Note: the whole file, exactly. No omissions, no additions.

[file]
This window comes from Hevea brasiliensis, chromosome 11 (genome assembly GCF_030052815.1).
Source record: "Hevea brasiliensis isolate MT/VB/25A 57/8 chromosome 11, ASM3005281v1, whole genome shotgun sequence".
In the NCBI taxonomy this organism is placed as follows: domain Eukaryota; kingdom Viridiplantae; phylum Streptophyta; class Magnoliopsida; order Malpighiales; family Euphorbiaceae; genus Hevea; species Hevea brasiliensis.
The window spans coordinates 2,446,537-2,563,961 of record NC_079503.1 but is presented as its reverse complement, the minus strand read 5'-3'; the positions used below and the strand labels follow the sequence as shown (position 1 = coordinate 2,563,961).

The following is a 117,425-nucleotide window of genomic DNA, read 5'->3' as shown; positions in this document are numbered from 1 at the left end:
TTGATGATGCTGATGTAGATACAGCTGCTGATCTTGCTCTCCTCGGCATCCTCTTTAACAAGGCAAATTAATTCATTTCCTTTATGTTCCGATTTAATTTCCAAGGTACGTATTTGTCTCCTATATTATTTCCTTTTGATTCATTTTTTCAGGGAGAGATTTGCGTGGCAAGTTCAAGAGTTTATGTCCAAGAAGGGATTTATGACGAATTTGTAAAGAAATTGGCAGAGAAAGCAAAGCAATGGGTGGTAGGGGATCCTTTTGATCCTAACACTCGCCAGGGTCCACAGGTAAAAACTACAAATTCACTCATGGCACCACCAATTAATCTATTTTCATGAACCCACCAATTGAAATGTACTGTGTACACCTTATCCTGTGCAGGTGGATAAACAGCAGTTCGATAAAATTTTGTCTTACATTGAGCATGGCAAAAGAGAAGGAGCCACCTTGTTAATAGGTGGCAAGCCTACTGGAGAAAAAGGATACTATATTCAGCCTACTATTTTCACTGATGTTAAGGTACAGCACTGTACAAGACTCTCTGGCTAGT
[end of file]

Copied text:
This window comes from Hevea brasiliensis, chromosome 11 (genome assembly GCF_030052815.1).
Source record: "Hevea brasiliensis isolate MT/VB/25A 57/8 chromosome 11, ASM3005281v1, whole genome shotgun sequence".
In the NCBI taxonomy this organism is placed as follows: domain Eukaryota; kingdom Viridiplantae; phylum Streptophyta; class Magnoliopsida; order Malpighiales; family Euphorbiaceae; genus Hevea; species Hevea brasiliensis.
The window spans coordinates 2,446,537-2,563,961 of record NC_079503.1 but is presented as its reverse complement, the minus strand read 5'-3'; the positions used below and the strand labels follow the sequence as shown (position 1 = coordinate 2,563,961).

The following is a 117,425-nucleotide window of genomic DNA, read 5'->3' as shown; positions in this document are numbered from 1 at the left end:
TTGATGATGCTGATGTAGATACAGCTGCTGATCTTGCTCTCCTCGGCATCCTCTTTAACAAGGCAAATTAATTCATTTCCTTTATGTTCCGATTTAATTTCCAAGGTACGTATTTGTCTCCTATATTATTTCCTTTTGATTCATTTTTTCAGGGAGAGATTTGCGTGGCAAGTTCAAGAGTTTATGTCCAAGAAGGGATTTATGACGAATTTGTAAAGAAATTGGCAGAGAAAGCAAAGCAATGGGTGGTAGGGGATCCTTTTGATCCTAACACTCGCCAGGGTCCACAGGTAAAAACTACAAATTCACTCATGGCACCACCAATTAATCTATTTTCATGAACCCACCAATTGAAATGTACTGTGTACACCTTATCCTGTGCAGGTGGATAAACAGCAGTTCGATAAAATTTTGTCTTACATTGAGCATGGCAAAAGAGAAGGAGCCACCTTGTTAATAGGTGGCAAGCCTACTGGAGAAAAAGGATACTATATTCAGCCTACTATTTTCACTGATGTTAAGGTACAGCACTGTACAAGACTCTCTGGCTAGT